Web developer: Knows web frameworks, basics of the browser, the server, tools ( version controllers, bundlers, IDEs, etc). Has experience in building applications.

Software engineer: Knows computer science concepts like algorithm, data structures, networking, database, programming paradigms, design patterns. Has experience in coding but not necessarily building complete web applications.

I decided that I wanted to get into a software engineer role than a web developer role. So, I listed down the concepts that need to be covered to clear a software engineer interview and get a job.

The concepts that I had to prepare were,

  • Problem-solving
  • Algorithm & Data structures
  • OOPS & Design patterns (Basics)

So I started my self-study plan. I kept a cut-off of 3 months maximum to cover the concepts.

I started a Udemy course “Data Structures and Algorithms in JavaScript”. Along with it, I started to solve problems on Codewars & HackerRank.

I finished the course in a month. Solved 100+ problems on both Codewars & HackerRank.

I have recently started to solve the problems given in the book “Cracking the coding interview”. Also, I have started to study OOPs concepts.

Next steps — (Time to work!)

Work as a software developer

I have started applying to companies for the role of a software engineer. The plan is to get into a good company and work as a software developer for at least 2 years. Parallelly continue to learn computer science concepts. Then see which specialty seems good for me and work towards that.


To anyone planning to start learning to code. Here are a few suggestions according to my experience.

1. There is no perfect path

Don’t look for the best programming language to learn, the best way to learn, most important concepts to learn. Just start off with one specific thing and finish it.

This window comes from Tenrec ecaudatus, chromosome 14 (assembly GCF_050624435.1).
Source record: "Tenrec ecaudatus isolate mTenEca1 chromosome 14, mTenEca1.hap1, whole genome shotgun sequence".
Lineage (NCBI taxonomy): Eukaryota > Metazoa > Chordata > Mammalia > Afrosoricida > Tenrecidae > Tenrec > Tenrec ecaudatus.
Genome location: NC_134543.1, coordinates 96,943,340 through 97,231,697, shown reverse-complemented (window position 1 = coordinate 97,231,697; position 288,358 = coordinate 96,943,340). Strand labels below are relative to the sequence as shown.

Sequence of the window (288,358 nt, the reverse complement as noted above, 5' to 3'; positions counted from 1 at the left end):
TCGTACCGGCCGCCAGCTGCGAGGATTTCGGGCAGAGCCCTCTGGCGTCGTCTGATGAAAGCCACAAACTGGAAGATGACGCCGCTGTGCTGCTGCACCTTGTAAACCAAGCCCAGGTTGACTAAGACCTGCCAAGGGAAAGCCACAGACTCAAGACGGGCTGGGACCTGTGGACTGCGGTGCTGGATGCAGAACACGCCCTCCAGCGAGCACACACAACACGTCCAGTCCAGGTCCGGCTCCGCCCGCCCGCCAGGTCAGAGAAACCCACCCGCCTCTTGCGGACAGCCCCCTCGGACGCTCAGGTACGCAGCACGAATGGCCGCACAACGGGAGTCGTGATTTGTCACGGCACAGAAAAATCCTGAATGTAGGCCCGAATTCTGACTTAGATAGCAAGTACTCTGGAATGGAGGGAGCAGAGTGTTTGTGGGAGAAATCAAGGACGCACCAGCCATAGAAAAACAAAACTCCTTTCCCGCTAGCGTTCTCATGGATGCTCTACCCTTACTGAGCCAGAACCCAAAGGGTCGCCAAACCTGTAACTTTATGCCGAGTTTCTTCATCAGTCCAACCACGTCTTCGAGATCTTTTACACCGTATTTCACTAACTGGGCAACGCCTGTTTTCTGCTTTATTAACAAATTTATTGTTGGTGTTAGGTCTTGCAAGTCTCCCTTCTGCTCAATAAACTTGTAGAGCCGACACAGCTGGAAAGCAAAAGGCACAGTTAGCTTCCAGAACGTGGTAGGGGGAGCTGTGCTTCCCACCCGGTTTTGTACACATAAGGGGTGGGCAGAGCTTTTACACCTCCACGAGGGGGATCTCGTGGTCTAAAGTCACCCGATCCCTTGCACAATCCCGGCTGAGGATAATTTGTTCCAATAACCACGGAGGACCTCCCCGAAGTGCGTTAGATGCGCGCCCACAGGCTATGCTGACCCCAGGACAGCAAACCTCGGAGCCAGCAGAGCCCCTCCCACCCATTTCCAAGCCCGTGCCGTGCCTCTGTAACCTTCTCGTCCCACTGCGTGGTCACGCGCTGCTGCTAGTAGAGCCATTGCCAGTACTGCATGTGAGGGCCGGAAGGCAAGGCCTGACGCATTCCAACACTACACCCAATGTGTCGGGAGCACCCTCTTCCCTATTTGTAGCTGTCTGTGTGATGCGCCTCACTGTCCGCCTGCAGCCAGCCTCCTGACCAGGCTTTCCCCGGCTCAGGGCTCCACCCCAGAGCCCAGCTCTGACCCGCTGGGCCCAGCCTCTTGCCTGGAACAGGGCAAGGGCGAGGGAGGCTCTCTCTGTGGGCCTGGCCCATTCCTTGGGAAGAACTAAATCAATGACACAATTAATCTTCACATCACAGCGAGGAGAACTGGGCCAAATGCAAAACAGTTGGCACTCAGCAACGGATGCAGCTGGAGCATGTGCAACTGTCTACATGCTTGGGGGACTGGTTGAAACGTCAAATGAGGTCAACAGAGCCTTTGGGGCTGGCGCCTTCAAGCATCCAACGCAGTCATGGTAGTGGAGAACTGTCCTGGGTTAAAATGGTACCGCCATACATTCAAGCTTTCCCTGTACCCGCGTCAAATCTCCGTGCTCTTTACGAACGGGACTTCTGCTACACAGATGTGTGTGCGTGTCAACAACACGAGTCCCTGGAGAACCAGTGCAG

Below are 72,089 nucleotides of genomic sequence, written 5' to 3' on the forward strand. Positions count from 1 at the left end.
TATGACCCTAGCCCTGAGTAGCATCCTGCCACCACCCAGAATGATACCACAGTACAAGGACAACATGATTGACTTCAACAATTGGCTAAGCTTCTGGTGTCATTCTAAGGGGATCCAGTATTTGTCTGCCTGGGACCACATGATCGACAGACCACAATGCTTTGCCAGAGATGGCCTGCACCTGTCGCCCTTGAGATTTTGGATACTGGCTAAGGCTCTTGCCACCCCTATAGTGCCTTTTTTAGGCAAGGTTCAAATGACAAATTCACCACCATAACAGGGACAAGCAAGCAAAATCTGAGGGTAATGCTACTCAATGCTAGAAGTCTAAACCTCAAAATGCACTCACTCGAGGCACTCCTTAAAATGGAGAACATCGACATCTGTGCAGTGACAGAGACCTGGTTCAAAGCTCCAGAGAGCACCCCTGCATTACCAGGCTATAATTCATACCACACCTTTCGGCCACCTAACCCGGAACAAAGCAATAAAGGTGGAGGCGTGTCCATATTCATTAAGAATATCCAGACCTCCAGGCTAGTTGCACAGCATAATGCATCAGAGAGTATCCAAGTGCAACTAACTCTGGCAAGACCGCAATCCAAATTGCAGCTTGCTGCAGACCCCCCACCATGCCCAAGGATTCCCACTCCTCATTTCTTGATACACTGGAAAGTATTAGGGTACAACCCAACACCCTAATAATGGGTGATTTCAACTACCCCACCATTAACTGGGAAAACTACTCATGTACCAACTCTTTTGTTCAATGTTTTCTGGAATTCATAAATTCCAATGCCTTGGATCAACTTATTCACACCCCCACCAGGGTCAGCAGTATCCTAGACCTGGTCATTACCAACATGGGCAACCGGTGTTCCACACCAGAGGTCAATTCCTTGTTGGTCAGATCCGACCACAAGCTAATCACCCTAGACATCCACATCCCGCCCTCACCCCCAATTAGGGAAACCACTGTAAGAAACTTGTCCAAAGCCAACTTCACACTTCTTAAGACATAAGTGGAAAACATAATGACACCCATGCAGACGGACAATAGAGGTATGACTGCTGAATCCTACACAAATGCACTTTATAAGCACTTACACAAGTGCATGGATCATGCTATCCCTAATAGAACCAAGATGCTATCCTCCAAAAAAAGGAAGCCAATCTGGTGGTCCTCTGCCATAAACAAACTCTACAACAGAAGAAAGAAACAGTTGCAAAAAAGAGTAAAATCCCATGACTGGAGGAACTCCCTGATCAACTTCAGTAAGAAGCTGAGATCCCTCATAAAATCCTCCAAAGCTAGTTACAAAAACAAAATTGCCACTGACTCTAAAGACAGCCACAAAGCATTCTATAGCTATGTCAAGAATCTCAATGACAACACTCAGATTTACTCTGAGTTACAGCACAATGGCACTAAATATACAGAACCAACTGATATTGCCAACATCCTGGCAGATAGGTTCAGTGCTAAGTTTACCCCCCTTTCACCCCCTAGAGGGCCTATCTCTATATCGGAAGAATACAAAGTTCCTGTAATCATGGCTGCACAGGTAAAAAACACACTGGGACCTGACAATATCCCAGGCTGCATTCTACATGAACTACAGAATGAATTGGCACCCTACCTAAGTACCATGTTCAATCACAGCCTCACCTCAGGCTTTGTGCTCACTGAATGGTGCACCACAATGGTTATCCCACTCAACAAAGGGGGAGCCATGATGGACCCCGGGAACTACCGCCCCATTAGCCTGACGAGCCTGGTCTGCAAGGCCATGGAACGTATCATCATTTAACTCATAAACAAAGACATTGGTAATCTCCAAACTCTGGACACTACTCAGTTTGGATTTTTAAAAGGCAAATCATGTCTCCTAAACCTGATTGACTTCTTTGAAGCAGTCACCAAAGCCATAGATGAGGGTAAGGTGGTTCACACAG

I have seen people start multiple online courses & read a lot of books parallelly but not finish any of them. In my opinion, this will lead you nowhere. Instead, start 1–2 courses and finish them. This will help in keeping yourself accountable and learn better.

Also, the more you learn, you start to get clarity on what interests you and which specific path you want to take. Don’t waste time on trying to figure this out during the first phase of the learning.

2. If coding alone is not working, find a community.

I have seen some people who are very good at learning things on their own but if you are like me, who is not a very good self-learner, look for a community of like-minded people. It can be an internship, a bootcamp, an active online forum or a local tech community.

Use communities like Coding coach & Devcord to reach out to other developers of different experience level & learn from them.

Just being around the fellow learners and talking to developers helps in holistic learning. Small things like IDE shortcuts, small hacks in the code, better practices, pitfalls to avoid are learned mostly while talking to people.

3. It’s not a sprint, it’s a marathon.

The more you learn in coding, the more you realize the vast things that are yet to be learned. So keep in mind that this will not be a quick 6 month or 1 year of effort. Be ready for a career of continuous learning.

Also, pace yourself. Do not push yourself to the limit and burnout in a short period of time. Create a lifestyle which enables you to learn continuously.

4. You don’t have to be a genius, you have to be persistent.

It is not the smartest people who become better coders, it is the persistent ones. So, never feel that this career is only for smart people. I have seen a lot of persistent people who are 10 times better coders than smart people who have put fewer hours in learning.

All these points might sound very cliché but I felt that these are things that I wish I had known while learning to code.

The first year of learning to code now feels like just the starting point for the long upcoming journey of learning. Hopefully, I will be writing an article next year on year-2 experience : )

Coding/Data science/Analytics